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PROFESSIONALS 222 PHOTOGRAPHICSTUDIOS QUEENSTOWN 210512 072

Honing in on hope

Dr Lucy Hone’s two sons are among all those doing the hard yards in Auckland right now.

She hopes they’ll make it home to Christchurch for Christmas.

She checks in regularly over the phone and chats about how they’re each coping with the extended lockdown. Like Lucy suggests we all do, they’re doing “whatever they can to get through.”

Whether it’s sleeping-in or making music, everyone will do things differently, says Dr Hone.

In her viral ted talk, Dr Hone identified these three things that we can all do in tough times:

  • Accept that bad things happen.
  • Try to tune into what’s still good in your world
  • Ask yourself... is a certain behaviour or action helpful or harmful?

Having hope too can bring in some light.

Dr Hone says we need only to look overseas to see that there is hope that life will not be this way forever.

“I’ve been finding it quite useful to compare living in protracted lockdowns with living in post-quake Ōtautahi. It feels similarly like groundhog day and we also felt we had no control and the future was very uncertain. But we did get through and, while it was truly horrid, it did end and we can hardly remember the actual awfulness of that time now.”

Dr Hone says that the real challenge facing everyone right now is this uncertainty, which goes against everything we like as humans.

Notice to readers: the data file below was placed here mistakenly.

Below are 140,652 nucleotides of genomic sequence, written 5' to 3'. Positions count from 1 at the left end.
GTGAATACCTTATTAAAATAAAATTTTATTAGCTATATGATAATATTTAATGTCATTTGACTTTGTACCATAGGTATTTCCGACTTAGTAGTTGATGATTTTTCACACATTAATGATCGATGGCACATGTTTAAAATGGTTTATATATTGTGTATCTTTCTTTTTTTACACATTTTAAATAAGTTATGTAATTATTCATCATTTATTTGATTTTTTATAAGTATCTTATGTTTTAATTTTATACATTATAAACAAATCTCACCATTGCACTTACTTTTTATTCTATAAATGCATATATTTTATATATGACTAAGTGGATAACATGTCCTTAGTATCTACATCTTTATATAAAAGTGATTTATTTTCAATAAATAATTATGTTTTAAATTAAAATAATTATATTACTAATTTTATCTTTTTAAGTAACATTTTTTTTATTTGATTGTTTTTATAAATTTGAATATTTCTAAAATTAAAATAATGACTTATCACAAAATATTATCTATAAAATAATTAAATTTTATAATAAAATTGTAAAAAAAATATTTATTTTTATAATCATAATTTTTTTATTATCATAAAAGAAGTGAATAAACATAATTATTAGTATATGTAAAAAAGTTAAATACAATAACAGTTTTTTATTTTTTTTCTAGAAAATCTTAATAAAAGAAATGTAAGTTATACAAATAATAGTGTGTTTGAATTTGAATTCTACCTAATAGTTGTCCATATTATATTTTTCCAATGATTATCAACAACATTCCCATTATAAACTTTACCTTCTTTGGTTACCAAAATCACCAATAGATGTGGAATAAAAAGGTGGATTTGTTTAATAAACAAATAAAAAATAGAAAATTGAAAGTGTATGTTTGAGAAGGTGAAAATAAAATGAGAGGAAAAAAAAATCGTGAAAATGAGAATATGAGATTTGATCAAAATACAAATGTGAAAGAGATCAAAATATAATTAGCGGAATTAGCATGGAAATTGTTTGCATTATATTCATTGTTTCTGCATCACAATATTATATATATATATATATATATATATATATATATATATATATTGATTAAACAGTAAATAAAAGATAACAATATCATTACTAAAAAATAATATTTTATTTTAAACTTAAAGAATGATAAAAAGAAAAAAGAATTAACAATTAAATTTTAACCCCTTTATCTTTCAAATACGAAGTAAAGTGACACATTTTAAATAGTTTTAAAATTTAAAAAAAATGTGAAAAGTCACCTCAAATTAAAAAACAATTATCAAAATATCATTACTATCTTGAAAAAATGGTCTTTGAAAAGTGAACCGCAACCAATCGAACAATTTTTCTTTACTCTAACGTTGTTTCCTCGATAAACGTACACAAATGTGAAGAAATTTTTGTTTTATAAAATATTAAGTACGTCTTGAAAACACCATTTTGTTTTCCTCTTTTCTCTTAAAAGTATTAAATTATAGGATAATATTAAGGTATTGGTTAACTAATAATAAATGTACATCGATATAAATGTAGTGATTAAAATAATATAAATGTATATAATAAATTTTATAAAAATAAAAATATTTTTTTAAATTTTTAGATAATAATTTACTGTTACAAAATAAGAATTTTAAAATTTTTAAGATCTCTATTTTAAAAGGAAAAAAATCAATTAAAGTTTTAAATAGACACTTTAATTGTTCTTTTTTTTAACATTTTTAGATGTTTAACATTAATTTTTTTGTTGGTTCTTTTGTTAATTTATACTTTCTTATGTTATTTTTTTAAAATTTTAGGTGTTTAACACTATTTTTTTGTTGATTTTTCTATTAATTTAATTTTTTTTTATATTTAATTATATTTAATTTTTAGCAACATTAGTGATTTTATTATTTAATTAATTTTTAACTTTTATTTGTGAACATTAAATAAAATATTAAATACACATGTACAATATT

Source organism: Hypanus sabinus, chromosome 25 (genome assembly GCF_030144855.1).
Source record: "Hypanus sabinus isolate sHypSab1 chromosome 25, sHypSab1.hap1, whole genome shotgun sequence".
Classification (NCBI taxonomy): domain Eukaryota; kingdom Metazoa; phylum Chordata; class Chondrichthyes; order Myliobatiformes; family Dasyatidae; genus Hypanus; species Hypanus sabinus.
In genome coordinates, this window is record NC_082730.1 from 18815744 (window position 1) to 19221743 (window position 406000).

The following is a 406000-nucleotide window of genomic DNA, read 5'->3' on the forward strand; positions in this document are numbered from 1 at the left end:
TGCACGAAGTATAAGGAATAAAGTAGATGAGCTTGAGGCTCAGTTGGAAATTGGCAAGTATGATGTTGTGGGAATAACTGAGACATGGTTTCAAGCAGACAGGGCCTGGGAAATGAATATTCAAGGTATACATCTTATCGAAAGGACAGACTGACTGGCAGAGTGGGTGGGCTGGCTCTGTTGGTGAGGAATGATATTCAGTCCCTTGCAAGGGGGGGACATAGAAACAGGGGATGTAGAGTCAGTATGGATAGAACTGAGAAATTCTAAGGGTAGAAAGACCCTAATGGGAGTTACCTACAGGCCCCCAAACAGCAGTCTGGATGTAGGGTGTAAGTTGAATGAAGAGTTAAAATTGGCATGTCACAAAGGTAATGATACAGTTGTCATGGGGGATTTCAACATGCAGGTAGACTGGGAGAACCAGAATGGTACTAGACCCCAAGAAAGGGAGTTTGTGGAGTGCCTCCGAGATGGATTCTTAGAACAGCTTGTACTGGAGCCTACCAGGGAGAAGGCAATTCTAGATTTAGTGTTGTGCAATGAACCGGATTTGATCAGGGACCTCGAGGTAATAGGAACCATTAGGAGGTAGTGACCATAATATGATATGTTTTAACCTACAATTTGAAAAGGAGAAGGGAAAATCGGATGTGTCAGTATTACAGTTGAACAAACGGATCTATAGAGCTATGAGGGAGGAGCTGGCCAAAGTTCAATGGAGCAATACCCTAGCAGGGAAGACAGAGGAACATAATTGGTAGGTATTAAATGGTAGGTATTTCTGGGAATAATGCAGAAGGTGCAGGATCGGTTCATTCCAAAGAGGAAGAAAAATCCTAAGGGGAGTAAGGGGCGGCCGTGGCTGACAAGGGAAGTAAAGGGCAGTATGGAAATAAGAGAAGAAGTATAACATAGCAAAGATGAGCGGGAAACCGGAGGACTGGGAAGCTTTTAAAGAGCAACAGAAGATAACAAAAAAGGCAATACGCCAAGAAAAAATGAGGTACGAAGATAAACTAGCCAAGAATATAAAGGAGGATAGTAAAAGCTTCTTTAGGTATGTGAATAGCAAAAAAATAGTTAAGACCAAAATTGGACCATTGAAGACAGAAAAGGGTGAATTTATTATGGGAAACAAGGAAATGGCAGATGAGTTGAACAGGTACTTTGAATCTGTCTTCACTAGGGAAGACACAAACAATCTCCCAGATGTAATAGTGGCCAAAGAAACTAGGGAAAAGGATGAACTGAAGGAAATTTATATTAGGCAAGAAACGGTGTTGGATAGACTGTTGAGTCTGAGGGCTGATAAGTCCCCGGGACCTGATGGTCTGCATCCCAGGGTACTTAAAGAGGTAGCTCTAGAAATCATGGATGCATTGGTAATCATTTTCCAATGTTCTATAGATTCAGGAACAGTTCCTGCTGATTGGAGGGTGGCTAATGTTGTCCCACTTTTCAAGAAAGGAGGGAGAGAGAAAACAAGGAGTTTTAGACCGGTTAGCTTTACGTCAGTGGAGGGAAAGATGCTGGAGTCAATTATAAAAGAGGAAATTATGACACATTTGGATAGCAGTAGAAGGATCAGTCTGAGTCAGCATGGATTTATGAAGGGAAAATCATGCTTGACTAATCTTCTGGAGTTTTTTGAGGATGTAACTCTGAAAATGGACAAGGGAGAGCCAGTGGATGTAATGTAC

“We want solutions, we want things to be certain but sometimes life just isn’t. There is nothing we can do about it and we hate that. I know I have felt that in the weeks and months after we lost our daughter Abi, and in the aftermath of the Christchurch earthquakes. My sister also lived on the epicentre of the Kaikoura earthquakes. So we’re faced with these challenges that are completely beyond our control. It’s good to understand that as humans we don’t like that.”

This then leads to feelings of frustration or ‘blahness’, says Dr Hone.

“People might be feeling blah or meh because they’re stuck inside and not able to do all the things that we’re designed to do as humans – to be outdoors, to move, to be with friends and family, to seek pleasure, so actually Aucklanders are living the antithesis that human bodies are designed for.”

“I want to say to people ‘give yourself a break’. That’s the appropriate way to feel if you’re stuck inside, haven’t got any choice and you are experiencing groundhog day. There is nothing wrong with hating that and longing for it to be over.”

“The antidote is to tap into your rational self that knows this will end.”

Dr Hone says while it might not feel like it will end right now, as humans we are incredibly adaptable and we can get through even the most shocking of circumstances and we can climb out of the worst of ruts.”

“We have to know things will be different and next year will be a new year. We have to have hope.”

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